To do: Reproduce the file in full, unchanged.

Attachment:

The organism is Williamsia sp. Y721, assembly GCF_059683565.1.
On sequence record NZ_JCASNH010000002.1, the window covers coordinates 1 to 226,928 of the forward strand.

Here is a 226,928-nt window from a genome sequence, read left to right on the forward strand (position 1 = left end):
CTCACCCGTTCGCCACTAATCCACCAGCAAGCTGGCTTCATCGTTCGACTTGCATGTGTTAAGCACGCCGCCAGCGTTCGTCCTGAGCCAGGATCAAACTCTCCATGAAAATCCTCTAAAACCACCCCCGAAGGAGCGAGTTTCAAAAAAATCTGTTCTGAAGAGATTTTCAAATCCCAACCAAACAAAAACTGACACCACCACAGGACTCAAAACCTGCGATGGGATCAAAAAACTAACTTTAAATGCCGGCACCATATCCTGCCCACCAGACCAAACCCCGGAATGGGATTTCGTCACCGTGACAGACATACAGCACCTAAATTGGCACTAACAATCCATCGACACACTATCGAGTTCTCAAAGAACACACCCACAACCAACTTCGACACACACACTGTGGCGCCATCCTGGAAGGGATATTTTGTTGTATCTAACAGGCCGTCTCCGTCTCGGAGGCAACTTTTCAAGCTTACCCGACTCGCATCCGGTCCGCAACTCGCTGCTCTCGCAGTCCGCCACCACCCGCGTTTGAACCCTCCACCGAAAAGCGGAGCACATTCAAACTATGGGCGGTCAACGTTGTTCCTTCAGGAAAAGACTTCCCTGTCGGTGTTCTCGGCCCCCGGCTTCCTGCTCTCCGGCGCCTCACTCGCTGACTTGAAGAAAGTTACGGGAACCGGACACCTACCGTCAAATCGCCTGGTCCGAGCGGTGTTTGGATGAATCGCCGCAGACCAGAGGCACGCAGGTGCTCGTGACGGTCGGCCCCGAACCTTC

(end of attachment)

The organism is Williamsia sp. Y721, assembly GCF_059683565.1.
On sequence record NZ_JCASNH010000002.1, the window covers coordinates 1 to 226,928 of the forward strand.

Here is a 226,928-nt window from a genome sequence, read left to right on the forward strand (position 1 = left end):
CTCACCCGTTCGCCACTAATCCACCAGCAAGCTGGCTTCATCGTTCGACTTGCATGTGTTAAGCACGCCGCCAGCGTTCGTCCTGAGCCAGGATCAAACTCTCCATGAAAATCCTCTAAAACCACCCCCGAAGGAGCGAGTTTCAAAAAAATCTGTTCTGAAGAGATTTTCAAATCCCAACCAAACAAAAACTGACACCACCACAGGACTCAAAACCTGCGATGGGATCAAAAAACTAACTTTAAATGCCGGCACCATATCCTGCCCACCAGACCAAACCCCGGAATGGGATTTCGTCACCGTGACAGACATACAGCACCTAAATTGGCACTAACAATCCATCGACACACTATCGAGTTCTCAAAGAACACACCCACAACCAACTTCGACACACACACTGTGGCGCCATCCTGGAAGGGATATTTTGTTGTATCTAACAGGCCGTCTCCGTCTCGGAGGCAACTTTTCAAGCTTACCCGACTCGCATCCGGTCCGCAACTCGCTGCTCTCGCAGTCCGCCACCACCCGCGTTTGAACCCTCCACCGAAAAGCGGAGCACATTCAAACTATGGGCGGTCAACGTTGTTCCTTCAGGAAAAGACTTCCCTGTCGGTGTTCTCGGCCCCCGGCTTCCTGCTCTCCGGCGCCTCACTCGCTGACTTGAAGAAAGTTACGGGAACCGGACACCTACCGTCAAATCGCCTGGTCCGAGCGGTGTTTGGATGAATCGCCGCAGACCAGAGGCACGCAGGTGCTCGTGACGGTCGGCCCCGAACCTTC